IDEAS' EvalFCV Going Places

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IDEAS’ EvalFCV Going Places: 
On January 18th, Hur Hassnain, IDEAS Board Member for Asia Pacific region and Chair of our EvalFCV TIG conducted a talk on evaluation in fragility, conflict and violence at DEval, German Institute for Development in Bonn. The talk was attended by different teams at DEval office, The German Development Institute (DIE), The Deutsche Gesellschaft für Internationale Zusammenarbeit (GIZ), Gustav-Stresemann-Institut, Afghan Credit Guarantee Foundation and Madiba Consult.
Hur, in his presentation discussed the key challenges of evaluation in conflict and fragility. Hur said that evaluation, like development aid, can also, unintendedly, exacerbate tensions in ways that negatively impact conflict-affected populations if care is not taken to develop and integrate conflict sensitivity into the evaluation design and approaches adopted. There is an evolving body of literature on conflict sensitivity in the design and monitoring of development, humanitarian and conflict prevention assistance (Goldwyn and Chigas, 2013 and Pathways for Peace, World Bank[1]). But there has been less information made available on how to design and conduct evaluations in conflict-sensitive ways in FCV environments.
Speaking about the importance of evaluation in FCVs, Hur said that these environments tend to be politically volatile and it can be difficult to navigate who are the key stakeholders to have on board for an authentic evaluation process.  It can be challenging to find the appropriate direction/purpose for the evaluation. Not everyone is neutral in such contexts but how can one address such challenges when it comes to evaluation?
Hur informed the participants about the recent developments at the EVALFCV TIG especially the creation of a Quick How To Guide. This Guide will be launched at the IDEAS’ General Assembly in October 2019 in Prague.
Hur’s presentation revolved around 10 steps for designing, commissioning, managing and conducting evaluations in FCV environments. These 10 steps are:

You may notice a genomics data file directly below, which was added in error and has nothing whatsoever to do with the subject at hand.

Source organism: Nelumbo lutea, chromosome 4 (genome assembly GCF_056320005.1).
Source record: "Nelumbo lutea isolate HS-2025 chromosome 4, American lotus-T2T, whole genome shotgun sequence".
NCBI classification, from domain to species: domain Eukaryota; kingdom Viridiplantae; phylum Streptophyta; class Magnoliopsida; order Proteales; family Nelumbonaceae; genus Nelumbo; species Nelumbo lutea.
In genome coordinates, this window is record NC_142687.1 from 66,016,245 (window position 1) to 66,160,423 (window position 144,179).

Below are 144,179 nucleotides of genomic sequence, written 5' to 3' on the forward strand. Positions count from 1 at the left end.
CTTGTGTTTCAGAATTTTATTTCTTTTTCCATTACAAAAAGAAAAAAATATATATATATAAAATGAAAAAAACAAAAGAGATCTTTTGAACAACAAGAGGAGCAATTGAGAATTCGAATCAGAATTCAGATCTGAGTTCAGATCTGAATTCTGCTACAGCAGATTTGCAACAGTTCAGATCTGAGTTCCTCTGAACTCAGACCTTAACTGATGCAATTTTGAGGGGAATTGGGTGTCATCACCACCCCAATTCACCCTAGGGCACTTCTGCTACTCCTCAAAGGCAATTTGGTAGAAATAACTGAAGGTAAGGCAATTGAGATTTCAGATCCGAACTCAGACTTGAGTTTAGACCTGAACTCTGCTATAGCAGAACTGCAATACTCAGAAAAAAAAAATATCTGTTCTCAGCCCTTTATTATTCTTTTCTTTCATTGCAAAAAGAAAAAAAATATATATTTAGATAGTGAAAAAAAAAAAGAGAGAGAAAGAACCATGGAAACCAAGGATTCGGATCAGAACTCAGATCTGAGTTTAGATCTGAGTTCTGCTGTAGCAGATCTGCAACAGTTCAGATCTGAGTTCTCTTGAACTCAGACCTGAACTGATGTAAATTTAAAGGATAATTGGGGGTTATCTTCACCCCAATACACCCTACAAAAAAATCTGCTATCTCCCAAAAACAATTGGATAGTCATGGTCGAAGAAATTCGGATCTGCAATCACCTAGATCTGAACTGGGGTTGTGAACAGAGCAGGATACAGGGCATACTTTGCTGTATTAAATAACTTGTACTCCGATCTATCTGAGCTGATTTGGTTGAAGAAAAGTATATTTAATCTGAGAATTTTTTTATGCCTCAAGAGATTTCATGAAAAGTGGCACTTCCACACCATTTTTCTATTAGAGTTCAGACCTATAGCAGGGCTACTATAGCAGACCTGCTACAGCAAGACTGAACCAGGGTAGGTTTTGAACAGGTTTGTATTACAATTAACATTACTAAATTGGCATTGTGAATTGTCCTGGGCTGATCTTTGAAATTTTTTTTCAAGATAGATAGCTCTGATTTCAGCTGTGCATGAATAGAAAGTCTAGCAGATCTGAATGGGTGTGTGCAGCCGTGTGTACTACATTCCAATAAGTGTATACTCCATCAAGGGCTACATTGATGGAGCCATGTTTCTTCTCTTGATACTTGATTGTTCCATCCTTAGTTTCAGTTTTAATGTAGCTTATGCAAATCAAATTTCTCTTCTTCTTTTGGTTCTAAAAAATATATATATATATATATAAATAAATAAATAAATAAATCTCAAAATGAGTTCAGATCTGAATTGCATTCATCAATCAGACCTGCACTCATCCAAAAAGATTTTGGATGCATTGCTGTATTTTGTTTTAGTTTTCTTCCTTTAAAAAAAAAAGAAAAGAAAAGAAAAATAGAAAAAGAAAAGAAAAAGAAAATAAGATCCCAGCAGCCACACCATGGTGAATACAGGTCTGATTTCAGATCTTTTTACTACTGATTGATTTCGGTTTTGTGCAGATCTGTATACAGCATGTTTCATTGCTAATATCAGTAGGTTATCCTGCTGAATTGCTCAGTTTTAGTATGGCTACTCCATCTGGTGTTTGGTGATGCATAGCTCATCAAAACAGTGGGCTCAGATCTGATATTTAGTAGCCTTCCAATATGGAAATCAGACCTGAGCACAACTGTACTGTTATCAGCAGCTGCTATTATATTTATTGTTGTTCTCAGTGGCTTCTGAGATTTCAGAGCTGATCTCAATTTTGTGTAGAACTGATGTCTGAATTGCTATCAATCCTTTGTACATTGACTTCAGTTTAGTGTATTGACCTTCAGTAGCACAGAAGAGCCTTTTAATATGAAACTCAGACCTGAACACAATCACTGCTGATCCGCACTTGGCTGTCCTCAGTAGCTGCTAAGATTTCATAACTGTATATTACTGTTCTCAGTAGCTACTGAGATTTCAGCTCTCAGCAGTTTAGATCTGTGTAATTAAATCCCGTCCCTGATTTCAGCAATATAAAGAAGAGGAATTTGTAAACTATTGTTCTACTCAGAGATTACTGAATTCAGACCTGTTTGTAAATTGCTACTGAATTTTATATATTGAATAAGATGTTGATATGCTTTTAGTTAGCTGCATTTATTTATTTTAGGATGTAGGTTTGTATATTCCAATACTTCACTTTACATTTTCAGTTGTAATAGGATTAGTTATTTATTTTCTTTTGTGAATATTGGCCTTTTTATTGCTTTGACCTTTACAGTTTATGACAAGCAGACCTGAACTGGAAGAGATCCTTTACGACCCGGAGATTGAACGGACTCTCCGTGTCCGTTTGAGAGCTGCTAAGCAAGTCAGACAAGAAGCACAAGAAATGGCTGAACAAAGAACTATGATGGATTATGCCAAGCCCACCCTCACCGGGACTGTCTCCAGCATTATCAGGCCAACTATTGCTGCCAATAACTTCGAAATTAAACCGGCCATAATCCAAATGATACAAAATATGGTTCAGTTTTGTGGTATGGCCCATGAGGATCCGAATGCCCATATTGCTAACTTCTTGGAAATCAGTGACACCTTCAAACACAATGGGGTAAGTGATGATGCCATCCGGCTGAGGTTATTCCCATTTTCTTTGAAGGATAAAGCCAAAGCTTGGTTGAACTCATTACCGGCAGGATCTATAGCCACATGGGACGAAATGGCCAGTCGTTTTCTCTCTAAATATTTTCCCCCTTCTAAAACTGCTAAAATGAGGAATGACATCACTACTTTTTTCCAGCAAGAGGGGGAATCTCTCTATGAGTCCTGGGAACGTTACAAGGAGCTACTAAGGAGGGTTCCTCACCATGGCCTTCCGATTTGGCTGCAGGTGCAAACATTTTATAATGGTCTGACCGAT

Step 1: Conduct Stakeholder, Political and Social Analysis, to the extent possible (using emerging data from humanitarian and other sources)
Step 2: Co-Design a Conflict and Gender Sensitive Evaluation Framework, Approach and a Stakeholder Communication Strategy. Prioritize participatory methods to ensure evaluation approach and questions are contextually sensitive.
Step 3: Ensure safety of the evaluation team
Step 4: Use conflict and gender sensitive evaluation methods and tools, informed through a participatory approach.
Step 5: Conduct scoping mission or Pilot to test tools before conducting evaluation in full. Incorporate lessons; eliminate any harmful practices.
Step 6: Create or re-create the programme Theory of Change.
Step 7: Collect primary data (remotely)
Step 8: Measure unintended effects and its consequences
Step 9: Close the evaluation feedback loop with persons that can effect positive change, including peacebuilding or harm reduction based on the evaluation findings; and to the affected populations that may have taken risks to participate.
Step 10: Disseminate and utilise evaluation for course correction and adaptive learning. In the context of FCV, this may lead to reduced harm, citizen protection, reduced vulnerability of affected populations, etc. One could argue that the timely use of evaluation in an FCV setting is perhaps more important than even standard evaluation
Please contact Hur Hassnain for more details

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